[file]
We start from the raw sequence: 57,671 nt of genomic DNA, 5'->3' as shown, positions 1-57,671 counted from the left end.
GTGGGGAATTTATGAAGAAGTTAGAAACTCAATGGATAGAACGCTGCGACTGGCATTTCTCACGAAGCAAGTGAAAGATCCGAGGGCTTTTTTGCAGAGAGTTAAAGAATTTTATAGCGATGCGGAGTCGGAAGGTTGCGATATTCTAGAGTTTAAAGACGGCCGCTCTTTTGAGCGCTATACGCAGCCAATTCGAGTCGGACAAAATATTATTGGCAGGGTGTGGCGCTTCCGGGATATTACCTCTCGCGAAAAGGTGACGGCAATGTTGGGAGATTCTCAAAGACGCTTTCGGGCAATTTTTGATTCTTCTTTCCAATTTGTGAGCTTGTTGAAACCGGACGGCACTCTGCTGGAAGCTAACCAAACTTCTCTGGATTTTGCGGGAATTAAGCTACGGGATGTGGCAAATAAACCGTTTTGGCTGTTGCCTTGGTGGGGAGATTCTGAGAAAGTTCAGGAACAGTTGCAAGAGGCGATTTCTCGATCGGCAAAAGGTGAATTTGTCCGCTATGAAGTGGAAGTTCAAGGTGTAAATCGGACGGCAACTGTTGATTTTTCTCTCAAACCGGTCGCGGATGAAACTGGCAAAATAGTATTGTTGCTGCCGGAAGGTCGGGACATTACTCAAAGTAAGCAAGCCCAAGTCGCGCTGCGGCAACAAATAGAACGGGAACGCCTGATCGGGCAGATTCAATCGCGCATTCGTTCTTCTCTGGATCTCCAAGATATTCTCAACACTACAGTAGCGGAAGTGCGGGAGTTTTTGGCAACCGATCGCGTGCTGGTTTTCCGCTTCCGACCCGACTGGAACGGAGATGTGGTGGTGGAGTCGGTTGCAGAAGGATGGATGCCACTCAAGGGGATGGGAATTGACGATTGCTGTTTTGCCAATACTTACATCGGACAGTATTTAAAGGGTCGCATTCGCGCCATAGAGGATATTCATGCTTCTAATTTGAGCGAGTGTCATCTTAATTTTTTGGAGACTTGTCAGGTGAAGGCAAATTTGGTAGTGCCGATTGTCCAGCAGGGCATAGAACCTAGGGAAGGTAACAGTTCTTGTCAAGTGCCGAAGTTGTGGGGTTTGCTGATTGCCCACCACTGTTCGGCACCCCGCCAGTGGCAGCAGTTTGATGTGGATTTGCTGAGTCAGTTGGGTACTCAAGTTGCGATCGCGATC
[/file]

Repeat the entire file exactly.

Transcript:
We start from the raw sequence: 57,671 nt of genomic DNA, 5'->3' as shown, positions 1-57,671 counted from the left end.
GTGGGGAATTTATGAAGAAGTTAGAAACTCAATGGATAGAACGCTGCGACTGGCATTTCTCACGAAGCAAGTGAAAGATCCGAGGGCTTTTTTGCAGAGAGTTAAAGAATTTTATAGCGATGCGGAGTCGGAAGGTTGCGATATTCTAGAGTTTAAAGACGGCCGCTCTTTTGAGCGCTATACGCAGCCAATTCGAGTCGGACAAAATATTATTGGCAGGGTGTGGCGCTTCCGGGATATTACCTCTCGCGAAAAGGTGACGGCAATGTTGGGAGATTCTCAAAGACGCTTTCGGGCAATTTTTGATTCTTCTTTCCAATTTGTGAGCTTGTTGAAACCGGACGGCACTCTGCTGGAAGCTAACCAAACTTCTCTGGATTTTGCGGGAATTAAGCTACGGGATGTGGCAAATAAACCGTTTTGGCTGTTGCCTTGGTGGGGAGATTCTGAGAAAGTTCAGGAACAGTTGCAAGAGGCGATTTCTCGATCGGCAAAAGGTGAATTTGTCCGCTATGAAGTGGAAGTTCAAGGTGTAAATCGGACGGCAACTGTTGATTTTTCTCTCAAACCGGTCGCGGATGAAACTGGCAAAATAGTATTGTTGCTGCCGGAAGGTCGGGACATTACTCAAAGTAAGCAAGCCCAAGTCGCGCTGCGGCAACAAATAGAACGGGAACGCCTGATCGGGCAGATTCAATCGCGCATTCGTTCTTCTCTGGATCTCCAAGATATTCTCAACACTACAGTAGCGGAAGTGCGGGAGTTTTTGGCAACCGATCGCGTGCTGGTTTTCCGCTTCCGACCCGACTGGAACGGAGATGTGGTGGTGGAGTCGGTTGCAGAAGGATGGATGCCACTCAAGGGGATGGGAATTGACGATTGCTGTTTTGCCAATACTTACATCGGACAGTATTTAAAGGGTCGCATTCGCGCCATAGAGGATATTCATGCTTCTAATTTGAGCGAGTGTCATCTTAATTTTTTGGAGACTTGTCAGGTGAAGGCAAATTTGGTAGTGCCGATTGTCCAGCAGGGCATAGAACCTAGGGAAGGTAACAGTTCTTGTCAAGTGCCGAAGTTGTGGGGTTTGCTGATTGCCCACCACTGTTCGGCACCCCGCCAGTGGCAGCAGTTTGATGTGGATTTGCTGAGTCAGTTGGGTACTCAAGTTGCGATCGCGATC